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Too much data and too little time: optimally ignoring data in a Cournot duopoly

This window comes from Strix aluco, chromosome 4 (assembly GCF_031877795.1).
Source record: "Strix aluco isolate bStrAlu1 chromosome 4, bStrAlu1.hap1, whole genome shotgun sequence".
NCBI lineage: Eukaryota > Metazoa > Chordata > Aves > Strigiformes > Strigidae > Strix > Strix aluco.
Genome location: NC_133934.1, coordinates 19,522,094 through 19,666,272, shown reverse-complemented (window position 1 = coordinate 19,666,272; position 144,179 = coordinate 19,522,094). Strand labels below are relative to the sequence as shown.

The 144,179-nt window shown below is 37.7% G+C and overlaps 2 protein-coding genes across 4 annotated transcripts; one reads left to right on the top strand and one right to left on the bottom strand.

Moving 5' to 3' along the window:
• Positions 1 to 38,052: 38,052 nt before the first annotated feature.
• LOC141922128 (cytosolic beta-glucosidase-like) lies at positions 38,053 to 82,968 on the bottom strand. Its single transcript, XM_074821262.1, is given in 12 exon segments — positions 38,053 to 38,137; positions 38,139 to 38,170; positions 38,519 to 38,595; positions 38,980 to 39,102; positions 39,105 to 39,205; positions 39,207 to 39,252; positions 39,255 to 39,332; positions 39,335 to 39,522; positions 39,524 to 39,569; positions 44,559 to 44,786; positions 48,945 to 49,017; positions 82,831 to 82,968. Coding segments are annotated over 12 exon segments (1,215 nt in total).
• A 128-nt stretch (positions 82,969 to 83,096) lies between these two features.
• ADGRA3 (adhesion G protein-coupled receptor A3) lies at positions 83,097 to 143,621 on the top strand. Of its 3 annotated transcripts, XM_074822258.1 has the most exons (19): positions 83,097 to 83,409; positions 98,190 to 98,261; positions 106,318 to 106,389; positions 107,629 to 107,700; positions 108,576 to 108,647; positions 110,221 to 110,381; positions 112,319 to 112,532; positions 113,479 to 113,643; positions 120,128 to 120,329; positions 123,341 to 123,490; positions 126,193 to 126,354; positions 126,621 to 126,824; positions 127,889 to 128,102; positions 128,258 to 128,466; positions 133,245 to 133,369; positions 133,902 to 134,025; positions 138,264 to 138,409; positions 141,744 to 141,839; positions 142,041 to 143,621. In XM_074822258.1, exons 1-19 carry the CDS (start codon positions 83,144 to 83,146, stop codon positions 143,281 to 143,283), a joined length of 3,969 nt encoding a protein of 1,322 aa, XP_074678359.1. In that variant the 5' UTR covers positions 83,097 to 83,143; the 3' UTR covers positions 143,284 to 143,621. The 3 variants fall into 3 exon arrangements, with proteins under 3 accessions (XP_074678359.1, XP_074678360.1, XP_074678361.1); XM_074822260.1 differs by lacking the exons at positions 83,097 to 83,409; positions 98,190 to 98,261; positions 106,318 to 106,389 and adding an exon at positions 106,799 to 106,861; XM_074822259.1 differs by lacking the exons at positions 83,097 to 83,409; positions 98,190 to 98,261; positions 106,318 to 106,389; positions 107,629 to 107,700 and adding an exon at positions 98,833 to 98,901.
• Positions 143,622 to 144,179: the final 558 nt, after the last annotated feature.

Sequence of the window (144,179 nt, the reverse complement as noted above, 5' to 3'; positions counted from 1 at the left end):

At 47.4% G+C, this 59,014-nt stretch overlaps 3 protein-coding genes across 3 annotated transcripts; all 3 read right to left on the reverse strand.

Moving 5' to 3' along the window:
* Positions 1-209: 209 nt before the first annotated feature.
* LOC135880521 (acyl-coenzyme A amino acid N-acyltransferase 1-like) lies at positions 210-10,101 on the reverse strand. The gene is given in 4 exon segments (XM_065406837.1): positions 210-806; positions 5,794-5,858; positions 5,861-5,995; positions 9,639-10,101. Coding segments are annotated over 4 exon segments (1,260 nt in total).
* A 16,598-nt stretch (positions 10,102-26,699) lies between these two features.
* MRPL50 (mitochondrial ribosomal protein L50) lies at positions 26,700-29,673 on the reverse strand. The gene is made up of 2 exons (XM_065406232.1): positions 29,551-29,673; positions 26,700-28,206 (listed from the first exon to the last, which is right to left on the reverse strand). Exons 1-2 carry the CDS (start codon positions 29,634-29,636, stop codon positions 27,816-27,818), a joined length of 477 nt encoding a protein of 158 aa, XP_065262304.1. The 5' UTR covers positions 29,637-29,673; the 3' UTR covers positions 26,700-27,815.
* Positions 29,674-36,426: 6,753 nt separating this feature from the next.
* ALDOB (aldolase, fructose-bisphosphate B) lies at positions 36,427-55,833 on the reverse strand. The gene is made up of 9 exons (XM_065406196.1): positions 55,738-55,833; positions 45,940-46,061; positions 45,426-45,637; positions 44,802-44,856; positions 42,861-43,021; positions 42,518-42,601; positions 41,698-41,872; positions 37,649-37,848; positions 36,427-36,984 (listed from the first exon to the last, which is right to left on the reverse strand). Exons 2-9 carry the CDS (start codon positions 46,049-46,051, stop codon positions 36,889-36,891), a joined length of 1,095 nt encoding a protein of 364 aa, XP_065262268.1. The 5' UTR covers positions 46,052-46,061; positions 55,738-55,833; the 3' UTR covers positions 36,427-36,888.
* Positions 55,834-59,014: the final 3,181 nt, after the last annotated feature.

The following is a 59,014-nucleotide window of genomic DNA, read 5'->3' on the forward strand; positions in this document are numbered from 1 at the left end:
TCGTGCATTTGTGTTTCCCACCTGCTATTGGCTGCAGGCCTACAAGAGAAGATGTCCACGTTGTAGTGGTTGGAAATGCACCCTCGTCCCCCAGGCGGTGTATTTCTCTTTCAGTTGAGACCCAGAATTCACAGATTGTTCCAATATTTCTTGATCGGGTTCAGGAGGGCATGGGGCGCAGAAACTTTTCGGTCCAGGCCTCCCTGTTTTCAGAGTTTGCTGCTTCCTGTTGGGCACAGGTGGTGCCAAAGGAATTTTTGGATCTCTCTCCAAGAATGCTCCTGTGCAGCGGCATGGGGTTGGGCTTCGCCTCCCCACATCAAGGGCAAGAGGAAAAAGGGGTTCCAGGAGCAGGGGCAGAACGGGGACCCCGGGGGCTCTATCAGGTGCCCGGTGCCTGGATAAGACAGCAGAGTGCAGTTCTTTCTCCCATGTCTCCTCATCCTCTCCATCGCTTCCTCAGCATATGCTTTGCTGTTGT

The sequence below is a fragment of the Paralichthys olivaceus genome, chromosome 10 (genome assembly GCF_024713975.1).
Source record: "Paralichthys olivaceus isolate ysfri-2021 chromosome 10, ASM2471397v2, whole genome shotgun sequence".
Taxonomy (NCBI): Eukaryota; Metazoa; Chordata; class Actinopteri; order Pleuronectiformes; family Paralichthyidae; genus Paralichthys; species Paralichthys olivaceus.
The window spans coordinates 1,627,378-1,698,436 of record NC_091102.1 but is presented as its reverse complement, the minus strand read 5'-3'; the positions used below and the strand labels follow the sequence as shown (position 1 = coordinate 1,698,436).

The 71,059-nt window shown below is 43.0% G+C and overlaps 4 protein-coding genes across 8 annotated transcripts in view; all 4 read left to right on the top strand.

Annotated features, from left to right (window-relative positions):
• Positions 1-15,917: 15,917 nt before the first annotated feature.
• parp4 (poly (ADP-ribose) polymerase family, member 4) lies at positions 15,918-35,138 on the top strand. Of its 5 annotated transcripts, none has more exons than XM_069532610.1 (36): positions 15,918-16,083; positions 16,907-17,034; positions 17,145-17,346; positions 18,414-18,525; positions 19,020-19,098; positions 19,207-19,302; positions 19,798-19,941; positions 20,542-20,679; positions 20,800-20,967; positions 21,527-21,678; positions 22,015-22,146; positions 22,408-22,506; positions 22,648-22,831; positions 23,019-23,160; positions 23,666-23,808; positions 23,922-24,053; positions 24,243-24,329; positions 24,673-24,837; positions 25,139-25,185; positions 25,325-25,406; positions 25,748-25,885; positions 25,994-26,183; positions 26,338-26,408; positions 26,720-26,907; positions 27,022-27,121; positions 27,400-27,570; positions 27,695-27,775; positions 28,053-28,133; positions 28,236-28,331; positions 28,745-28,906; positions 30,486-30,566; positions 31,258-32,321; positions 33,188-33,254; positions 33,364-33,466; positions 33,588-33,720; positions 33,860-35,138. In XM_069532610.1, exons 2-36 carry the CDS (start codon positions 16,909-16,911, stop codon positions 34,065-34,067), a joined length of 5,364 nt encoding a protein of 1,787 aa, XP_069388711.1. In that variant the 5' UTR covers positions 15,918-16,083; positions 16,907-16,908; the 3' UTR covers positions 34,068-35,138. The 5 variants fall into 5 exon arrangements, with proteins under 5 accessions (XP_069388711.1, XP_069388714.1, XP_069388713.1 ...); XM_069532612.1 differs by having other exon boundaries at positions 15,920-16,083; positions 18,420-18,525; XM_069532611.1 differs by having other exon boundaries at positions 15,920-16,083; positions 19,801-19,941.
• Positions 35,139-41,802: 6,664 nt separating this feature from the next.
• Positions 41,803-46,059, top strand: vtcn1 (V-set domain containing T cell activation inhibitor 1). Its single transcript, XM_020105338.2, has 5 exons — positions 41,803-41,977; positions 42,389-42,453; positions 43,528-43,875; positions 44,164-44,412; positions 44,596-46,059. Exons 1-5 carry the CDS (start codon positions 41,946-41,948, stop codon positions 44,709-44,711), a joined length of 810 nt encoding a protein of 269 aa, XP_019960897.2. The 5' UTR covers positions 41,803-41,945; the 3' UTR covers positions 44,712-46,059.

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The purpose of this study is to examine the acquisition of new information in a symmetric Cournot duopoly when this effort is limited by a firm's data processing capacity. While in the past useful data was often difficult and costly to obtain, many firms today are inundated with data about virtually any relevant business factor. Yet they often lack the necessary capacity, especially managerial capacity, to process these data into information, i.e., insights useful for decision-making. This capacity constraint raises the question whether and when it is optimal to focus the available capacity on processing data about a few business factors and ignore other factors. Alternatively, the firms can spread the available capacity to process some data about many business factors. The authors find that the likelihood or degree of a focused allocation is an increasing function of competition and resource effectiveness and a decreasing function of uncertainty. Since investments in information technology enhances the resource effectiveness, more investments should be associated with more focused strategies. The shift from costly data collection to limited data processing capacity has also significant implications for the acquisition of information. First, the equilibrium resource allocation can lead to information asymmetries because the a priori identical firms have an incentive to process data about different uncertain factors. Second, firms do not necessarily acquire information with the highest possible accuracy given the available data processing capacity. Both results are a consequence of a focused resource allocation.

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